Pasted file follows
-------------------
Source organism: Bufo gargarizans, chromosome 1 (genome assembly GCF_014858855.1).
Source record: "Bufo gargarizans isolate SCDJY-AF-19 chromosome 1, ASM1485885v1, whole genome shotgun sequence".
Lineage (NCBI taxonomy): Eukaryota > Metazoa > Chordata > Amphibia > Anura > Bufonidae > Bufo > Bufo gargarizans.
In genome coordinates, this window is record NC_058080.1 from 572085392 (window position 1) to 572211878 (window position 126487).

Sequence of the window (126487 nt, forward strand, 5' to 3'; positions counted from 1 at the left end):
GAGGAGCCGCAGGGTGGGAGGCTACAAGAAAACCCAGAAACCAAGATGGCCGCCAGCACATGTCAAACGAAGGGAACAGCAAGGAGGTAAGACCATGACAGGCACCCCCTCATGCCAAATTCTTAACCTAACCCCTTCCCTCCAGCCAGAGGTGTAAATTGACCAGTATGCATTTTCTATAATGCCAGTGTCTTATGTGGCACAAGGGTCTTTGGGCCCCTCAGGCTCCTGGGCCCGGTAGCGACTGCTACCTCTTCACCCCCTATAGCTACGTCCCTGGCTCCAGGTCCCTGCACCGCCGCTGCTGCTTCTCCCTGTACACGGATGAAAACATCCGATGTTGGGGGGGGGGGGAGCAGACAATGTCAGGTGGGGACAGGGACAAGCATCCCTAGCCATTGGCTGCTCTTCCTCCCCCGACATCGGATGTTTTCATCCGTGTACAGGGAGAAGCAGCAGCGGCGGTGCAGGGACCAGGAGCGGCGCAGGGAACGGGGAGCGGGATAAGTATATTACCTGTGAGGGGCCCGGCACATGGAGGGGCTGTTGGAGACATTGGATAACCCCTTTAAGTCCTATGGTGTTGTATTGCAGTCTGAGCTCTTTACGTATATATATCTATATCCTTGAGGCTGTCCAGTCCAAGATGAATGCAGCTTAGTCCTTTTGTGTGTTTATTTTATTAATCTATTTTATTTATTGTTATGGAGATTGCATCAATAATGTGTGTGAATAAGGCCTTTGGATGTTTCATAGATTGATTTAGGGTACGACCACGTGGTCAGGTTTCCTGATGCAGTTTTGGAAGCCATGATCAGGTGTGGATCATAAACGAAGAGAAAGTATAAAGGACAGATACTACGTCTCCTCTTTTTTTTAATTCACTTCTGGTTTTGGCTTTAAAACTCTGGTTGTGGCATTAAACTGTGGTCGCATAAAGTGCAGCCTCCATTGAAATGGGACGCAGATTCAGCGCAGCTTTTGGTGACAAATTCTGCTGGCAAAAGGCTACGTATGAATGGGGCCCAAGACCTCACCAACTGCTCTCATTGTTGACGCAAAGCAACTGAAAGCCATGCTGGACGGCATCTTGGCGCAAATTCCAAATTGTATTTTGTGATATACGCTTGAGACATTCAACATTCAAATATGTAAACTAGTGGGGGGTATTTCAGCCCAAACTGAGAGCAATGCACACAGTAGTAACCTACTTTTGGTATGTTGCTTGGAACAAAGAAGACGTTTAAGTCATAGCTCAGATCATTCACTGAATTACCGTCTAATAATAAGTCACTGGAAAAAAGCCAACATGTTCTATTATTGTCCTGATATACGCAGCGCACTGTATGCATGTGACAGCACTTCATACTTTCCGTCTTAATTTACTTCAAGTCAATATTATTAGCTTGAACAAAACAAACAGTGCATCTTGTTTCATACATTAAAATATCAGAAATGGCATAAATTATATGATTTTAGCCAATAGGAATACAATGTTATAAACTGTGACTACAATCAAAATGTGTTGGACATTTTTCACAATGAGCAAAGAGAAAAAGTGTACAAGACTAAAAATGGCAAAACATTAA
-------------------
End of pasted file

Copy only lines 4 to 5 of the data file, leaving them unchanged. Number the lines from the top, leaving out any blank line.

In genome coordinates, this window is record NC_058080.1 from 572085392 (window position 1) to 572211878 (window position 126487).

Sequence of the window (126487 nt, forward strand, 5' to 3'; positions counted from 1 at the left end):